I don’t typically do restaurant reviews here at The Seasonal Gourmet, aside from occasionally discussing restaurants I’ve tried in my travels. Reviewing restaurants isn’t my area of expertise and there are other great websites dedicated to providing reviews. However, I feel that a recent meal I enjoyed should be discussed as a great example of seasonal eating at its best.
As everyone knows, winter seasonal eating in northern climates is not without its challenges. It’s been a long time since the farmer’s markets of summer and we have a while to go before the first crops of spring. Jamie Kennedy is a renowned chef who owns a number of restaurants in Toronto and was an early champion of local, seasonal eating in Ontario. My favourite of his restaurants is the Wine Bar, located on Church Street downtown. It’s casual and inviting with exposed brick walls, bottles of preserves on display and an open kitchen at which you can sit and watch the chefs in action. The menu is composed of dishes made from local, seasonal ingredients and served as small portions for sharing. I like this style of eating (it’s similar to Spanish tapas) because it allows you to try a number of different things. The menu changes daily and wine pairings are suggested for each course.
I’ve visited JKWB (Jamie Kennedy Wine Bar) many times and I always come away both satisfied and inspired. It’s not fancy food – many of the dishes are rustic preparations such as braises and his most famous dish is french fries – but I always find something on the menu that interests me as a cook and recipe developer. A recent meal was no exception.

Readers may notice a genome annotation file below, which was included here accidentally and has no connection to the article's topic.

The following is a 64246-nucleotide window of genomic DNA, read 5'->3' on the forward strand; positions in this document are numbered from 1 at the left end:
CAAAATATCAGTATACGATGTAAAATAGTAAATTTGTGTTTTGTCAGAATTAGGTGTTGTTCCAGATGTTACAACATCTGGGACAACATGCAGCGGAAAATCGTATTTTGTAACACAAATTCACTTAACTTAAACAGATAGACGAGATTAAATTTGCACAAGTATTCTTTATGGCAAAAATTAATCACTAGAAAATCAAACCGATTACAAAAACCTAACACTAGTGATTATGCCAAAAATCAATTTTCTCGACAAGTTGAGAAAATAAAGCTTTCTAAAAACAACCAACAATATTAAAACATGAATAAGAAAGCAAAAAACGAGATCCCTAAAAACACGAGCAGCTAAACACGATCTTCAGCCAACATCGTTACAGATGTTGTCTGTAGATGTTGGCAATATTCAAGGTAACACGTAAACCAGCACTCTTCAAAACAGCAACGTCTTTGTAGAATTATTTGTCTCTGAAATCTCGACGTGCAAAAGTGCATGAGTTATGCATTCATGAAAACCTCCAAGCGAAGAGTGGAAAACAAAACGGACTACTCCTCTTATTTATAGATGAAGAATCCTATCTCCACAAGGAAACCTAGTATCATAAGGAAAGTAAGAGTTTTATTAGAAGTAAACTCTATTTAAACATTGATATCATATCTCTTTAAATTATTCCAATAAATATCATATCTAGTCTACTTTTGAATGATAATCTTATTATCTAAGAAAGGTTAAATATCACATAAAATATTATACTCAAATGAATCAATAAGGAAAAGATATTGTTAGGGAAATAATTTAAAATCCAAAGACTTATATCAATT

We started with a plate of house made flatbreads with three kinds of dips: Leek with White Bean, Parsnip-Maple and Celery Root. All were delicious but my favourite was the celery root – it was creamy with a hint of celery flavour. We then moved on to a bowl of Cabbage and Parsnip Soup. While this sounds like something eaten by orphans in a Dickens novel, it was actually a rich, creamy, complex soup that was a little different from winter soups offered in most restaurants. I look forward to trying my own rendition of it.
After a great start, we continued with more hearty dishes (bear in mind the portions are small and each dish was shared!). Seared Scallops with Braised Leeks and Smoked Pork Shoulder arrived perfectly cooked, followed by a Braised Beef Cheek with Roast Potatoes that was meltingly tender with a hint of rosemary. The final main dish was Duck Confit with Buttered Turnip. Again, it sounds boring but the turnip was almost sweet and paired well with the crisp skinned duck. To finish the meal, we tried the Sticky Toffee Pudding with Chantilly. The moist cake with toffee sauce and cream may have been the highlight of the meal.
Other tempting items on the menu that we didn’t try included Grilled Albacore Tuna with Beets and Mustard Vinaigrette, Entrecote of Beef with Northern Woods Mushrooms and Local Organic Fries as Braised Beef Poutine. All of the dishes used seasonal vegetables and local purveyors where possible. The result was innovative and most importantly, delicious.
And that, my friends, is how you can eat well with the season in the heart of a Canadian winter.
- Jamie Kennedy Wine Bar
- 9 Church Street, Toronto, Ontario
- Wine Bar Chef: Dan DeMatteis
- Pastry Chef: Rachelle Cadwell
- Executive Chef: Jamie Kennedy